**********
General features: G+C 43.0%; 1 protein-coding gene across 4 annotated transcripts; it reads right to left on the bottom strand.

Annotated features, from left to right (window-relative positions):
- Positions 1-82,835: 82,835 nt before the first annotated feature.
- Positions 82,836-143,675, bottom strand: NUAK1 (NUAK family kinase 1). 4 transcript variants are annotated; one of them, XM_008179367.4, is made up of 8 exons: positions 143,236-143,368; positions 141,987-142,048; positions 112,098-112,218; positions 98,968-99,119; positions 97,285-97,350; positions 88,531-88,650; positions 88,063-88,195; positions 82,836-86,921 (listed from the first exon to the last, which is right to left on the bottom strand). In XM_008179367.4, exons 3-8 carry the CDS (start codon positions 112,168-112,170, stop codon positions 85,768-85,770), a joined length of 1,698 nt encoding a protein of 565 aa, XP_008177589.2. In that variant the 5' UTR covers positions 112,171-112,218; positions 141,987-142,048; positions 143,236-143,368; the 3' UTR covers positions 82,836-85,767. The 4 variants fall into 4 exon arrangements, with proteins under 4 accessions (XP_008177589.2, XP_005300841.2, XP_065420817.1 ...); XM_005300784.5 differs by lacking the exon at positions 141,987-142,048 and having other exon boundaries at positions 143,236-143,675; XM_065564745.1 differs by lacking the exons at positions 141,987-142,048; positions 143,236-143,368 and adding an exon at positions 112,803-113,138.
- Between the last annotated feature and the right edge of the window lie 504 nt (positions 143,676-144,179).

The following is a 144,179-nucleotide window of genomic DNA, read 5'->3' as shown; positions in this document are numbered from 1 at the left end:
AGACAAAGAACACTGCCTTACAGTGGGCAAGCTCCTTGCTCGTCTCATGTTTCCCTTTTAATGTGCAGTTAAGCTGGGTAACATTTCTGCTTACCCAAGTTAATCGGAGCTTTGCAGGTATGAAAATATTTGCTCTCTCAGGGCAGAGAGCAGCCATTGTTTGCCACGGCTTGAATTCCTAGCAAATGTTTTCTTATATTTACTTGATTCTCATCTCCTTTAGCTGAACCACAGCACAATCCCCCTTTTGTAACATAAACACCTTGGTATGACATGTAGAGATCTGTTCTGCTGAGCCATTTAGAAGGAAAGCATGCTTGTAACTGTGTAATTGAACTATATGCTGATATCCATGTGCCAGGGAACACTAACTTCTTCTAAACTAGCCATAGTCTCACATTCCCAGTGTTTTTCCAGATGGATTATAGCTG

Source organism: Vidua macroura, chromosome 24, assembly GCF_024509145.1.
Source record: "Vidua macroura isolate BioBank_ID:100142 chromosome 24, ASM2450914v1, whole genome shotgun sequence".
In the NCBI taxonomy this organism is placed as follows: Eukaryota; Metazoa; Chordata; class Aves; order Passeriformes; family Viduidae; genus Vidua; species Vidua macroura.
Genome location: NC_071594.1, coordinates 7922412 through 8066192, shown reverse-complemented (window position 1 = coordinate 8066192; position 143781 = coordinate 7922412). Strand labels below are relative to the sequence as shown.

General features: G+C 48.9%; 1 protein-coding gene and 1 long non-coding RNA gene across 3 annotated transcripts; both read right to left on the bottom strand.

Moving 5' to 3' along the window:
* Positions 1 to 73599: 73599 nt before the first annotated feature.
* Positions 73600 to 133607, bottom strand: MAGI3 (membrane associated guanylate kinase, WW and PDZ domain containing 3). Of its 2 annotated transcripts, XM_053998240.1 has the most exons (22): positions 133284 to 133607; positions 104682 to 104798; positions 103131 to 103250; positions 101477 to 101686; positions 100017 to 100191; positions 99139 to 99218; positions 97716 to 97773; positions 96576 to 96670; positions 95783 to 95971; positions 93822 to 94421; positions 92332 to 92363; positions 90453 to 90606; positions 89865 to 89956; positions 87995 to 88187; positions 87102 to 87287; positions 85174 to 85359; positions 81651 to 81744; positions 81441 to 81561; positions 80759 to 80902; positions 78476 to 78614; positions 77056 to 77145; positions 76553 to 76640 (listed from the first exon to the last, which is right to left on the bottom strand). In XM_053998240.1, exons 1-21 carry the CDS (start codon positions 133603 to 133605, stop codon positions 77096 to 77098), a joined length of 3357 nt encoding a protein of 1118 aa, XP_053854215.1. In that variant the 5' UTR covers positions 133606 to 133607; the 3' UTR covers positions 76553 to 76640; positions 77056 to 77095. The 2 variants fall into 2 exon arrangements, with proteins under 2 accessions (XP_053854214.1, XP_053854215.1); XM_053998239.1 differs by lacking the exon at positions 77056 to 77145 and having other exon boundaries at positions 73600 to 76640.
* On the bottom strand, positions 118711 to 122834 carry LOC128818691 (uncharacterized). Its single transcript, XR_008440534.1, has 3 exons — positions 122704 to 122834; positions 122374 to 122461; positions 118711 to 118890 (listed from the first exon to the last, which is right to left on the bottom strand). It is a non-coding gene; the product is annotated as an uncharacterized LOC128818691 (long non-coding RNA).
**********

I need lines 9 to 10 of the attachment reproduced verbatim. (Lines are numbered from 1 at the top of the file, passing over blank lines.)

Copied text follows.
Source record: "Vidua macroura isolate BioBank_ID:100142 chromosome 24, ASM2450914v1, whole genome shotgun sequence".
In the NCBI taxonomy this organism is placed as follows: Eukaryota; Metazoa; Chordata; class Aves; order Passeriformes; family Viduidae; genus Vidua; species Vidua macroura.